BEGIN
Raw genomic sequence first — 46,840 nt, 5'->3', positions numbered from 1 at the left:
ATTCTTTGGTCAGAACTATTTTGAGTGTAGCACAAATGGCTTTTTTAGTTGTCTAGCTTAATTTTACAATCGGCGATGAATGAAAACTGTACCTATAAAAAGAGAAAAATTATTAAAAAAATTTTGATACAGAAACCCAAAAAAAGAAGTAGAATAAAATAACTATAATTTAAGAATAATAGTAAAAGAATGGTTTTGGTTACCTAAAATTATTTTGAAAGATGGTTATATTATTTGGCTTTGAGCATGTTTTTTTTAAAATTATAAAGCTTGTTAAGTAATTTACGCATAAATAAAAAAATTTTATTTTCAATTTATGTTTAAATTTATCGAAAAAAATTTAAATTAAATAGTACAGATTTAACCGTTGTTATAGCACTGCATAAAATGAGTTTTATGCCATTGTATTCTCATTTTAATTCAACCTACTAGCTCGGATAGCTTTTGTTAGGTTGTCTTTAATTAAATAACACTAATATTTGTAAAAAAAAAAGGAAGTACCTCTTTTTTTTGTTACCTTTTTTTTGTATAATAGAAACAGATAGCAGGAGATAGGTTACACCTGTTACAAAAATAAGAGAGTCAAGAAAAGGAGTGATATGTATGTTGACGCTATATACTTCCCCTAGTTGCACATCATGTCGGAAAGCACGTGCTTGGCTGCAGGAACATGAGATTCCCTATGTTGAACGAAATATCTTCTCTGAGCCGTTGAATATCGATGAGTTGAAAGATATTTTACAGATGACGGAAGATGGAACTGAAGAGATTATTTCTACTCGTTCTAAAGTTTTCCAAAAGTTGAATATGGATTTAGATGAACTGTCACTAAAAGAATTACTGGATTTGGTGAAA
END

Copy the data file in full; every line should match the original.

Raw genomic sequence first — 46,840 nt, 5'->3', positions numbered from 1 at the left:
ATTCTTTGGTCAGAACTATTTTGAGTGTAGCACAAATGGCTTTTTTAGTTGTCTAGCTTAATTTTACAATCGGCGATGAATGAAAACTGTACCTATAAAAAGAGAAAAATTATTAAAAAAATTTTGATACAGAAACCCAAAAAAAGAAGTAGAATAAAATAACTATAATTTAAGAATAATAGTAAAAGAATGGTTTTGGTTACCTAAAATTATTTTGAAAGATGGTTATATTATTTGGCTTTGAGCATGTTTTTTTTAAAATTATAAAGCTTGTTAAGTAATTTACGCATAAATAAAAAAATTTTATTTTCAATTTATGTTTAAATTTATCGAAAAAAATTTAAATTAAATAGTACAGATTTAACCGTTGTTATAGCACTGCATAAAATGAGTTTTATGCCATTGTATTCTCATTTTAATTCAACCTACTAGCTCGGATAGCTTTTGTTAGGTTGTCTTTAATTAAATAACACTAATATTTGTAAAAAAAAAAGGAAGTACCTCTTTTTTTTGTTACCTTTTTTTTGTATAATAGAAACAGATAGCAGGAGATAGGTTACACCTGTTACAAAAATAAGAGAGTCAAGAAAAGGAGTGATATGTATGTTGACGCTATATACTTCCCCTAGTTGCACATCATGTCGGAAAGCACGTGCTTGGCTGCAGGAACATGAGATTCCCTATGTTGAACGAAATATCTTCTCTGAGCCGTTGAATATCGATGAGTTGAAAGATATTTTACAGATGACGGAAGATGGAACTGAAGAGATTATTTCTACTCGTTCTAAAGTTTTCCAAAAGTTGAATATGGATTTAGATGAACTGTCACTAAAAGAATTACTGGATTTGGTGAAA